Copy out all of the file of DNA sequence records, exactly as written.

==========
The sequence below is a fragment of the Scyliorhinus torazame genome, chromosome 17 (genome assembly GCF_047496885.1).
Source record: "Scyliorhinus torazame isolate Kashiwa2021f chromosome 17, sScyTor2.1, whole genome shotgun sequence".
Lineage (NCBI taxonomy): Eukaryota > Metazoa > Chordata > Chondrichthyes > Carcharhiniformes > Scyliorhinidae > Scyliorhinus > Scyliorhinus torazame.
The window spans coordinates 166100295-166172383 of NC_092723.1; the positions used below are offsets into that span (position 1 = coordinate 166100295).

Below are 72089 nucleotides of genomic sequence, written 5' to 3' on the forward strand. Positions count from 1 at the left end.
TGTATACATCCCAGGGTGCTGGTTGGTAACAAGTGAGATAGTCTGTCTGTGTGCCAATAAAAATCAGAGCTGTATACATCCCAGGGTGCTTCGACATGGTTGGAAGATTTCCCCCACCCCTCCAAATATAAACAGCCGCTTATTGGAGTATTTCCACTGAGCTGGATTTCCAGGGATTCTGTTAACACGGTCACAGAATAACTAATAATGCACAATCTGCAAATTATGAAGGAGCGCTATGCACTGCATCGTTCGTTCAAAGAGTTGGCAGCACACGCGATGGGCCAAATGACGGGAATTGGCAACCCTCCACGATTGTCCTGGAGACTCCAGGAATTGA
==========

The sequence below is a fragment of the Scyliorhinus torazame genome, chromosome 17 (genome assembly GCF_047496885.1).
Source record: "Scyliorhinus torazame isolate Kashiwa2021f chromosome 17, sScyTor2.1, whole genome shotgun sequence".
Lineage (NCBI taxonomy): Eukaryota > Metazoa > Chordata > Chondrichthyes > Carcharhiniformes > Scyliorhinidae > Scyliorhinus > Scyliorhinus torazame.
The window spans coordinates 166100295-166172383 of NC_092723.1; the positions used below are offsets into that span (position 1 = coordinate 166100295).

Below are 72089 nucleotides of genomic sequence, written 5' to 3' on the forward strand. Positions count from 1 at the left end.
TGTATACATCCCAGGGTGCTGGTTGGTAACAAGTGAGATAGTCTGTCTGTGTGCCAATAAAAATCAGAGCTGTATACATCCCAGGGTGCTTCGACATGGTTGGAAGATTTCCCCCACCCCTCCAAATATAAACAGCCGCTTATTGGAGTATTTCCACTGAGCTGGATTTCCAGGGATTCTGTTAACACGGTCACAGAATAACTAATAATGCACAATCTGCAAATTATGAAGGAGCGCTATGCACTGCATCGTTCGTTCAAAGAGTTGGCAGCACACGCGATGGGCCAAATGACGGGAATTGGCAACCCTCCACGATTGTCCTGGAGACTCCAGGAATTGA